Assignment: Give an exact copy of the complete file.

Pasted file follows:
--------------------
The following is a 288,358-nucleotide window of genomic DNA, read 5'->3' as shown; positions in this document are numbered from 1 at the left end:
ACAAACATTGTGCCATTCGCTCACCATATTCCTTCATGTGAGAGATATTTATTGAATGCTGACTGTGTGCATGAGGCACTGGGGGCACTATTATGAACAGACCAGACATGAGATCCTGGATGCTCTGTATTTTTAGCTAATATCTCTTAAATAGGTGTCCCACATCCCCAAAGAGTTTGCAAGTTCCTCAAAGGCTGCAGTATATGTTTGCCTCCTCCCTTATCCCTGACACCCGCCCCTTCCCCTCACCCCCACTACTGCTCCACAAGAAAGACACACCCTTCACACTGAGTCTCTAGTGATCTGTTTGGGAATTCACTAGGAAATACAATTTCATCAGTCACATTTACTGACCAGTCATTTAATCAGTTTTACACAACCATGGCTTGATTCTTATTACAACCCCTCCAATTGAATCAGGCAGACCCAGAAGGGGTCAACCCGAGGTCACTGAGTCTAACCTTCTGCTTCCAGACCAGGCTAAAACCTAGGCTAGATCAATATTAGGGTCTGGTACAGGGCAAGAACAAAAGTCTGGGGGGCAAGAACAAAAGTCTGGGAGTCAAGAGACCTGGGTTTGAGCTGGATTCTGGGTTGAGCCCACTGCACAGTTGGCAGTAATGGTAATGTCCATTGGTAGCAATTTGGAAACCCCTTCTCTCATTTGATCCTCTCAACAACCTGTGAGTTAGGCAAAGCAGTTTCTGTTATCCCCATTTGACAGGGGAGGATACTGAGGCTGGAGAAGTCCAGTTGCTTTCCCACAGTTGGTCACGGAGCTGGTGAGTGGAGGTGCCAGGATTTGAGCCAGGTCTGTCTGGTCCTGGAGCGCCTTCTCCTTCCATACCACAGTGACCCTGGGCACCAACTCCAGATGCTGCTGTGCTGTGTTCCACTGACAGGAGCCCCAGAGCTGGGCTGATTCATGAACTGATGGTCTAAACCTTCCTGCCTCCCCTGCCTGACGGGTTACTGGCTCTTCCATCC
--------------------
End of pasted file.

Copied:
The following is a 288,358-nucleotide window of genomic DNA, read 5'->3' as shown; positions in this document are numbered from 1 at the left end:
ACAAACATTGTGCCATTCGCTCACCATATTCCTTCATGTGAGAGATATTTATTGAATGCTGACTGTGTGCATGAGGCACTGGGGGCACTATTATGAACAGACCAGACATGAGATCCTGGATGCTCTGTATTTTTAGCTAATATCTCTTAAATAGGTGTCCCACATCCCCAAAGAGTTTGCAAGTTCCTCAAAGGCTGCAGTATATGTTTGCCTCCTCCCTTATCCCTGACACCCGCCCCTTCCCCTCACCCCCACTACTGCTCCACAAGAAAGACACACCCTTCACACTGAGTCTCTAGTGATCTGTTTGGGAATTCACTAGGAAATACAATTTCATCAGTCACATTTACTGACCAGTCATTTAATCAGTTTTACACAACCATGGCTTGATTCTTATTACAACCCCTCCAATTGAATCAGGCAGACCCAGAAGGGGTCAACCCGAGGTCACTGAGTCTAACCTTCTGCTTCCAGACCAGGCTAAAACCTAGGCTAGATCAATATTAGGGTCTGGTACAGGGCAAGAACAAAAGTCTGGGGGGCAAGAACAAAAGTCTGGGAGTCAAGAGACCTGGGTTTGAGCTGGATTCTGGGTTGAGCCCACTGCACAGTTGGCAGTAATGGTAATGTCCATTGGTAGCAATTTGGAAACCCCTTCTCTCATTTGATCCTCTCAACAACCTGTGAGTTAGGCAAAGCAGTTTCTGTTATCCCCATTTGACAGGGGAGGATACTGAGGCTGGAGAAGTCCAGTTGCTTTCCCACAGTTGGTCACGGAGCTGGTGAGTGGAGGTGCCAGGATTTGAGCCAGGTCTGTCTGGTCCTGGAGCGCCTTCTCCTTCCATACCACAGTGACCCTGGGCACCAACTCCAGATGCTGCTGTGCTGTGTTCCACTGACAGGAGCCCCAGAGCTGGGCTGATTCATGAACTGATGGTCTAAACCTTCCTGCCTCCCCTGCCTGACGGGTTACTGGCTCTTCCATCC